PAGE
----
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Chicoloapan Mayor Gómez Chicoloapan Mayor Gómez: political journey was not an easy one.

The number of women holding elected office in Mexico has soared 71% in 5 years

Gender parity is almost a reality in state and federal legislatures

Women’s political representation soared in Mexico during the past five years to such an extent that gender parity is almost a reality in state and federal legislatures.

The number of women in elected positions at a municipal, state and federal level increased 71.2% between 2015 and 2020, according to an analysis by the newspaper Milenio.

There were 809 women in the positions of mayor, governor, state deputy, federal deputy and federal senator in 2015. In 2020, 1,385 women held those positions, an increase of 576.

Of the 500 deputies in the lower house of federal Congress, 241, or 48.2%, were women in 2020, an increase of 24.6% compared to 2015.

In the 128-seat federal Senate, there were 63 female senators last year, a figure that accounts for 49.2% of all upper house lawmakers. Only 38.3% of senators were women in 2015.

women in elected office
From left, chart shows women elected as federal deputies, state deputies, mayors, senators and governors. milenio

The situation across state legislatures is similar: women held 543, or 48.5%, of deputy positions last year, up from 409, or 34.6%, in 2015.

But while gender equality is within reach in the two houses of federal Congress and across state legislatures collectively, women remain vastly underrepresented in positions of mayor and governor – even though the situation improved between 2015 and 2020.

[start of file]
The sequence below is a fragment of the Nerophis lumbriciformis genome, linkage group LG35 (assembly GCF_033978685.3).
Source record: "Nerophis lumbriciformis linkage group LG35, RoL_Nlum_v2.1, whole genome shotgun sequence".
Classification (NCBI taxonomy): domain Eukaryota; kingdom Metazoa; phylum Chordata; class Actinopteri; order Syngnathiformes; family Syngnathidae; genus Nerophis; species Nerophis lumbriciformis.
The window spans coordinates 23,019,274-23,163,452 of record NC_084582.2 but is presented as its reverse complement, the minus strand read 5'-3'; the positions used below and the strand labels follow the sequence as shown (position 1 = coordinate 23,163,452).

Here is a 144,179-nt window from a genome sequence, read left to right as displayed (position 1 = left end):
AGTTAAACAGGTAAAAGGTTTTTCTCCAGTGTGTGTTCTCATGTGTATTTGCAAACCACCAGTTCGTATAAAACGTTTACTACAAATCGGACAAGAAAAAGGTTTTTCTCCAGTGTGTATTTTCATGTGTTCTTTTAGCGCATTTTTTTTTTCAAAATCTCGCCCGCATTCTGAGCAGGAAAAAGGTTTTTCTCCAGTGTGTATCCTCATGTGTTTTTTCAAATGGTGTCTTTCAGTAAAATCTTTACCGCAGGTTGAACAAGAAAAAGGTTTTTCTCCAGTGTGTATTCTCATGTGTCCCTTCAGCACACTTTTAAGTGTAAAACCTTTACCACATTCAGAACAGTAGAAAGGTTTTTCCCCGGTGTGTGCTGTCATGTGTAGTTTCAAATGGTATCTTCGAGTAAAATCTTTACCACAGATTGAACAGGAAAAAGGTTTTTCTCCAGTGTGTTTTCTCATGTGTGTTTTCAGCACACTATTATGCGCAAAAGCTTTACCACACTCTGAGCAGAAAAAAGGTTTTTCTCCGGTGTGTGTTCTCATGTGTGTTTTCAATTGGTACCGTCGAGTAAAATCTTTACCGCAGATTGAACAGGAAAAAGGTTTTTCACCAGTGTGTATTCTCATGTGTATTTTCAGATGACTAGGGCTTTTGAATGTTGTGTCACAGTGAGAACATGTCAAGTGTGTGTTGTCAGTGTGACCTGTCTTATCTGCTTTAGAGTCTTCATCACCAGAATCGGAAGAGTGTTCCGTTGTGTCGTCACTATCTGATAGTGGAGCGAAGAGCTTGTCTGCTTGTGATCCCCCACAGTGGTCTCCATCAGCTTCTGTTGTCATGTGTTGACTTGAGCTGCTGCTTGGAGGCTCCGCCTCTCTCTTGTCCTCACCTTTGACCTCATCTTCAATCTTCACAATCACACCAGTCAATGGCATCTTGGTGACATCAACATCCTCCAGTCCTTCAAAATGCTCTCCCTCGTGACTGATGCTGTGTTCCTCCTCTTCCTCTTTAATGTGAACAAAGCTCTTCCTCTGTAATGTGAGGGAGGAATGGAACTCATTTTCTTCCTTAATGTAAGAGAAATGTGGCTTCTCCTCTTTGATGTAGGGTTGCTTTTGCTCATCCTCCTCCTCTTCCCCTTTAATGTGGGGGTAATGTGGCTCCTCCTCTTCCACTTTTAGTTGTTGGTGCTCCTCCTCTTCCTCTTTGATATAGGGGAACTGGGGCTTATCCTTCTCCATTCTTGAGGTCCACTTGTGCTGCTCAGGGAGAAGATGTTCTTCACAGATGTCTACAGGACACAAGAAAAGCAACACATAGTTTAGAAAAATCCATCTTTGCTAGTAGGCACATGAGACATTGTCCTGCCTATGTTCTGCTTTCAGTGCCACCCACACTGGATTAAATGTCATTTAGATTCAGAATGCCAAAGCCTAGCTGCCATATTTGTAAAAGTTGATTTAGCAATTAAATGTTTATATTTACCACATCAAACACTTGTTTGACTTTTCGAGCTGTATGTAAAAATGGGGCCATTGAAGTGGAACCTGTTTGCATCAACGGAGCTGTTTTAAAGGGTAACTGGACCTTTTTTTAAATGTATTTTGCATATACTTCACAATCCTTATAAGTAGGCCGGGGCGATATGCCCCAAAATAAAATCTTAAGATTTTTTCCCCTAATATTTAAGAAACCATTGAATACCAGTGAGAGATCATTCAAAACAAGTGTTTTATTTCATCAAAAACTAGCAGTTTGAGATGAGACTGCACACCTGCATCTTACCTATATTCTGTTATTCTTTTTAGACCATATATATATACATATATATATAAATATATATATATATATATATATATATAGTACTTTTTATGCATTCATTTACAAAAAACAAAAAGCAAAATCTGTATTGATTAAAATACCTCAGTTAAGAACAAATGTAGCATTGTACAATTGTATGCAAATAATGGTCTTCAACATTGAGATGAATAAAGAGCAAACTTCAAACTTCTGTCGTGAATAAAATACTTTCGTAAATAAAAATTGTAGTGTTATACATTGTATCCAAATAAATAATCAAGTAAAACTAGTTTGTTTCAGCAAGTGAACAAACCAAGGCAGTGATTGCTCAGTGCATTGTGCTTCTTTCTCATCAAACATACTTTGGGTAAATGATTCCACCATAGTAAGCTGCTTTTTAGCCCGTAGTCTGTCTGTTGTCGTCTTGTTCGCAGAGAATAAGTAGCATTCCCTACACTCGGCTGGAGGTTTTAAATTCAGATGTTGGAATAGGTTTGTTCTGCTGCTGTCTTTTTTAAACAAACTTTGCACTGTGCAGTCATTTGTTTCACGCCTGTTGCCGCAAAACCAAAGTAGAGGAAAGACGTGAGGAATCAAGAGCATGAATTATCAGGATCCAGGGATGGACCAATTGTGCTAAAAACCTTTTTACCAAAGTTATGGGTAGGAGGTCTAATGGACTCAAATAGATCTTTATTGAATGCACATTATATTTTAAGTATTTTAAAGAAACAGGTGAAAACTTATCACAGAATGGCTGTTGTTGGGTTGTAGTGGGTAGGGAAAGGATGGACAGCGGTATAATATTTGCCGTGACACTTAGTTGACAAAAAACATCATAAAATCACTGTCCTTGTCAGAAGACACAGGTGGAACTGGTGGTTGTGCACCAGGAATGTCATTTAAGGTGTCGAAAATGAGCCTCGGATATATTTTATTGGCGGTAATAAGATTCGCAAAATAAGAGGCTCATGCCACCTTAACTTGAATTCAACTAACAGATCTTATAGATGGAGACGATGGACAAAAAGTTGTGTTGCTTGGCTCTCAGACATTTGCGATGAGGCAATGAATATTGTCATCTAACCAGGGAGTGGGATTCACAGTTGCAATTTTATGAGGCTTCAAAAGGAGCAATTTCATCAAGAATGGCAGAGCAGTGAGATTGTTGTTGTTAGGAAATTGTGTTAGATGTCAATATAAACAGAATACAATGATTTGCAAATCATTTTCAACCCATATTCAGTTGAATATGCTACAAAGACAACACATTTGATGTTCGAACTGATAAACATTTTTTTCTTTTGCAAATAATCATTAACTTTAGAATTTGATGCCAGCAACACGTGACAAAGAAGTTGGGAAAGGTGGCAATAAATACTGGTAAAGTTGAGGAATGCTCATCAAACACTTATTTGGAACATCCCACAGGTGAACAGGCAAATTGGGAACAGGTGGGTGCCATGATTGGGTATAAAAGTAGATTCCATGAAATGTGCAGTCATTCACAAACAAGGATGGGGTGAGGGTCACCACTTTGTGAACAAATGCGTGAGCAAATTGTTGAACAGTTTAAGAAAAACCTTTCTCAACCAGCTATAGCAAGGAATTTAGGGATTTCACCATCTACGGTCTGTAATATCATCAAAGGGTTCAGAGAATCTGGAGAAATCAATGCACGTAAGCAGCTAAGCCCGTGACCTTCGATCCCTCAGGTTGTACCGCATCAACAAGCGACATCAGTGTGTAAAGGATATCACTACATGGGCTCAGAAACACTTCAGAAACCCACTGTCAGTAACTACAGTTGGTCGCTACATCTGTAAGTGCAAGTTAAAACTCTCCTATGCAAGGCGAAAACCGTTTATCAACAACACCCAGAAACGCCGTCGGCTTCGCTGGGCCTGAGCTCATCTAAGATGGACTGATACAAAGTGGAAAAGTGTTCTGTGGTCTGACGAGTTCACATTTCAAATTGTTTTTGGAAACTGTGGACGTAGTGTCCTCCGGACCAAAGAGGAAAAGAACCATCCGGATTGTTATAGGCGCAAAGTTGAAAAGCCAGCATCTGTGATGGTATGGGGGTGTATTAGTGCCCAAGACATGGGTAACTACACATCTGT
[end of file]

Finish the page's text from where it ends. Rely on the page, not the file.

There were 536 female mayors last year, a 131% increase compared to 2015 when there were 232. However, women still only hold power in 21.7% of Mexico’s almost 2,500 municipalities.

As for governors, there was just one woman in the top state job in 2015 while in 2020 there were effectively two.

(They are Sonora Governor Claudia Pavlovich and Mexico City Mayor Claudia Sheinbaum. The capital has state-like status and the importance of the mayor, or jefe de gobierno (head of government), position is considered on par with governor.)

That means that women are in power in just 6.25% of Mexico’s 32 federal entities. However, that could soon change because numerous women will contest elections for governor to be held in 15 states on June 6. The Federal Electoral Tribunal ruled in December that parties must nominate women candidates for governor in at least seven states.

All told, there are 4,251 mayor, deputy, governor and senator positions in Mexico and women hold 32.6% of them. In 2015, the figure was 18.8%.

One of Mexico’s 536 women mayors is Nancy Gómez Vargas, who holds the top job in Chicoloapan, a México state municipality that is part of the greater Mexico City metropolitan area. She told Milenio that her political journey to become mayor was not an easy one.

“My municipality has strong customs and a very strong inclination toward the masculine gender in politics,” said Gómez, who at 34 is younger than the vast majority of mayors.

She said the most difficult thing in governing as a woman was “to show at all times that you have the capacity and necessary knowledge to be in the position.”

“…With the proposals we’re presenting from a feminine perspective people are accepting and recognizing little by little that women have a key role to play in politics,” Gómez added.

While women’s representation has increased significantly, one elected position that has eluded Mexican women is that of president.

However, there is a possibility that could change in 2024. A recent poll found that Mayor Sheinbaum is one of two leading contenders to become the ruling party’s candidate in the next presidential election. The other is Foreign Affairs Minister Marcelo Ebrard.

Source: Milenio (sp) 

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